A Walk in the Woods (2015, 1 hour and 44 minutes)
|Sage on the trail|
On the trail, which seems like a freeway, the two of them are constantly passed by younger hikers who all seem in shape (and way too clean to be backpacking). And then there is Mary Ellen, a bubbly woman who has an answer for everything and drives the two of them crazy. I remember such characters on the trail and ways we tried to dump them by either hiking fast or taking a short day and allowing them to get ahead. There were also the “gear Nazis” who scrutinized packs, boots and other equipment. Bryson and Katz experiences a snow storm but no other inclement weather (they hiked the whole time with long pants and flannel shirts, which even in the month of May would have been too much clothing on most days for even then it can get hot in the Southern Appalachians). There were no rain and thunder (and no sweating on hot days). I remember hiking in thunderstorms and, when with other hikers, we'd spread out so that if one of us was struck, the other could to attempt to resuscitate. It would have been nice to have had a thunderstorm on the screen, for about half way through the movie, I could hear the rumble of thunder from outside and for a few minutes the rain poured down so loud so that I heard it inside the theater. I was reminded I was better off at the movies than on the water.
|Sage on Mt. Katahdin|
at the end of the trail...
Although Katz is seen as a womanizer (a trait that seems to be in conflict with his looks), we learn that he has given up alcohol. He admits how much he enjoys drinking (the smell, the taste, how it makes you feel) but that he knows if he takes a drink, it will be all over. After a rough life, he is now living alone eating TV dinners.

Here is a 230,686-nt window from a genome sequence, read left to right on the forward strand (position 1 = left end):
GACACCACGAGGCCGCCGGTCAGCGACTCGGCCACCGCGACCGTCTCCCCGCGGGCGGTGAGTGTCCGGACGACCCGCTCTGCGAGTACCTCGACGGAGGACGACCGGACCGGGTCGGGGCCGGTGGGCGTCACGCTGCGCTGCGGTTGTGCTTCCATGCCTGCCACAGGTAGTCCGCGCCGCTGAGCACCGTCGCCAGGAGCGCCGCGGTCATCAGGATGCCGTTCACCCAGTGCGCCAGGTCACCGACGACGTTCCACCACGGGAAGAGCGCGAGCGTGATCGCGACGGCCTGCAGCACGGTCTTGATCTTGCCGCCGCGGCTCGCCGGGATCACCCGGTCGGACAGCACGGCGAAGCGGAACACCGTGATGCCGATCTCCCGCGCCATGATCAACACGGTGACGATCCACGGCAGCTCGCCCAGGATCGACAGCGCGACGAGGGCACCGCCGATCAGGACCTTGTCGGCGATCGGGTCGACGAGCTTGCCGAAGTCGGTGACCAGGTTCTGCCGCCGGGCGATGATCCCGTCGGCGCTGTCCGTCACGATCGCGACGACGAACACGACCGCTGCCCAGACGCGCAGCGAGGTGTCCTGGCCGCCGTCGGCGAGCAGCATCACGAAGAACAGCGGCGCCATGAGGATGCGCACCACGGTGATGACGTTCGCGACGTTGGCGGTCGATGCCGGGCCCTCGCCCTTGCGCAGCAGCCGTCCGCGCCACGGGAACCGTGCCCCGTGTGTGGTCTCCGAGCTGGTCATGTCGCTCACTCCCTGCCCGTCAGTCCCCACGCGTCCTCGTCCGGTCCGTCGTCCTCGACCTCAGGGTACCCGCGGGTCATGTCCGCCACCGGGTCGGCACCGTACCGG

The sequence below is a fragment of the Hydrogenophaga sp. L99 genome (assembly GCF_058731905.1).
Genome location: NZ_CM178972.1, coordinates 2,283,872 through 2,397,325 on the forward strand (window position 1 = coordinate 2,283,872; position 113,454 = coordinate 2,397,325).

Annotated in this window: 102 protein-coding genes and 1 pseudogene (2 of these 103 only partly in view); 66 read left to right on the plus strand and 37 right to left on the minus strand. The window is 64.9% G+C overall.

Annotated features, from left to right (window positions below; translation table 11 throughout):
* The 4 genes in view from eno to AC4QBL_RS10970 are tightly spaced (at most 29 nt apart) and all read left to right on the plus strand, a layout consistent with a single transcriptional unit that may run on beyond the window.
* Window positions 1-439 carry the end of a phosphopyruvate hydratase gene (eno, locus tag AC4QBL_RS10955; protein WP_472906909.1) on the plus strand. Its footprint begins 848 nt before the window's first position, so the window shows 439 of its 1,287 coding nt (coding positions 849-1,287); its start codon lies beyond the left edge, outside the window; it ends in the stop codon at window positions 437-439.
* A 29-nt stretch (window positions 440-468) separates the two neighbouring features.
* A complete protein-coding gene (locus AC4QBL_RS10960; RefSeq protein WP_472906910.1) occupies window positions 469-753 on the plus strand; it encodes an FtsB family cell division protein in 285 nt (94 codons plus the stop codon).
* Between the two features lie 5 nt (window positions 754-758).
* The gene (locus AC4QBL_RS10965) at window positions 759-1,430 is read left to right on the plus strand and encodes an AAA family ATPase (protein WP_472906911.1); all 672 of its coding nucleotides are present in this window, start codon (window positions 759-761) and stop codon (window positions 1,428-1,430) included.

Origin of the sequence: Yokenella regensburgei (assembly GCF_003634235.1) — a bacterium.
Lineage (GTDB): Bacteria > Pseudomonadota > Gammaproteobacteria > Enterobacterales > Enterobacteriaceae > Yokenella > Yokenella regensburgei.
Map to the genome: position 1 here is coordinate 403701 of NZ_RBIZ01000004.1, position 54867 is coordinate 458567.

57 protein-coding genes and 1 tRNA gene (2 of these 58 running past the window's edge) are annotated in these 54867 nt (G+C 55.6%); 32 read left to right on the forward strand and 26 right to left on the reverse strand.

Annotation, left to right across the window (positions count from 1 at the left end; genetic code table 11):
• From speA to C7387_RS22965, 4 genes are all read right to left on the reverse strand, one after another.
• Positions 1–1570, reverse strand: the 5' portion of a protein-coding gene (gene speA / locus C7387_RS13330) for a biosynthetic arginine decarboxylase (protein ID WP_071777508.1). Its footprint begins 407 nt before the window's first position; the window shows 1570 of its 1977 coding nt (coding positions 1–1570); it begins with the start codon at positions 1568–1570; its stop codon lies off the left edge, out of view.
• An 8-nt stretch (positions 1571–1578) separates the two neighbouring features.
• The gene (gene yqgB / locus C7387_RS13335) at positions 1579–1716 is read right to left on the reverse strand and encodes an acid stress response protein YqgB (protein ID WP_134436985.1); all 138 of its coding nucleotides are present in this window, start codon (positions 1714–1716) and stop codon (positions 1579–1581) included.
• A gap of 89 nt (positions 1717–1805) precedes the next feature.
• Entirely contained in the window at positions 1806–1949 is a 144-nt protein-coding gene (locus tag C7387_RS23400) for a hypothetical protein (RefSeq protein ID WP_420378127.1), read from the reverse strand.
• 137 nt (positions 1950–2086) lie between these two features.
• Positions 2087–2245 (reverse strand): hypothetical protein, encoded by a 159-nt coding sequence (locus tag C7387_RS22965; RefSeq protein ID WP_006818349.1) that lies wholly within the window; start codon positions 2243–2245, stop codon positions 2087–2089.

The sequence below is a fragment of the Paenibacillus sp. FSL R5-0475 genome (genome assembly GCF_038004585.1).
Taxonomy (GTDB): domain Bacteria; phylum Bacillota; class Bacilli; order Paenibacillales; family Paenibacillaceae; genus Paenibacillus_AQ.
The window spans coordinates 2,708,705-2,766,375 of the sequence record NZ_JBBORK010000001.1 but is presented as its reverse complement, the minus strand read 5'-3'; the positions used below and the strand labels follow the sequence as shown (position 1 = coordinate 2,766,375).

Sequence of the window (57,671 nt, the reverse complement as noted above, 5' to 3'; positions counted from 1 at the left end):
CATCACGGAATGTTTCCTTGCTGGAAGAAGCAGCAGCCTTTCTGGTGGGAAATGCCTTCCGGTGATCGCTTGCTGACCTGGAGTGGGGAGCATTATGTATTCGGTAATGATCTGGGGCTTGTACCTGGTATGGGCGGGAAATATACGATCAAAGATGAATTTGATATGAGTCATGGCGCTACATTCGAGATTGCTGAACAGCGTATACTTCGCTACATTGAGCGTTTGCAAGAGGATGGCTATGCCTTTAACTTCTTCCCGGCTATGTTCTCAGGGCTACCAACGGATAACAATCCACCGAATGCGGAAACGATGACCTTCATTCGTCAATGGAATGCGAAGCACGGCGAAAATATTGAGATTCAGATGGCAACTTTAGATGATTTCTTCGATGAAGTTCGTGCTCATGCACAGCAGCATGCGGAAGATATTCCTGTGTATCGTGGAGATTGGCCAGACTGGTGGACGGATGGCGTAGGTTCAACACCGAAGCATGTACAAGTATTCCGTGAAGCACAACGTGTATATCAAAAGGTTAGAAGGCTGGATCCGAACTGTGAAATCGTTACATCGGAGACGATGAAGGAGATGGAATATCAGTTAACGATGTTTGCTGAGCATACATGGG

The movie ends with the two of them deciding to give up their quest and go back home. They realize they don’t have to walk the entire trail for they have nothing to prove to anyone. I agree with most of the critics that the movie doesn’t do justice to Bill Bryson’s book. However, there is a value in the movie version. We see the rewards of Bryson’s faithfulness and well-lived life. Also, even though we understand that Katz’s wasted much of his life, we can cheer him on that he’s finally gotten it somewhat together (at least the alcohol, he still can't help hitting on any woman who happens by). The two help each other (Bryson, at one point, decides not to have a drink in front of Katz as not to tempt him). The two lives create a classic “morality-play” showing the value of virtue.
I’ve written a lot about my experiences on the Appalachian Trail in this blog. To get started in reading my experiences, click here.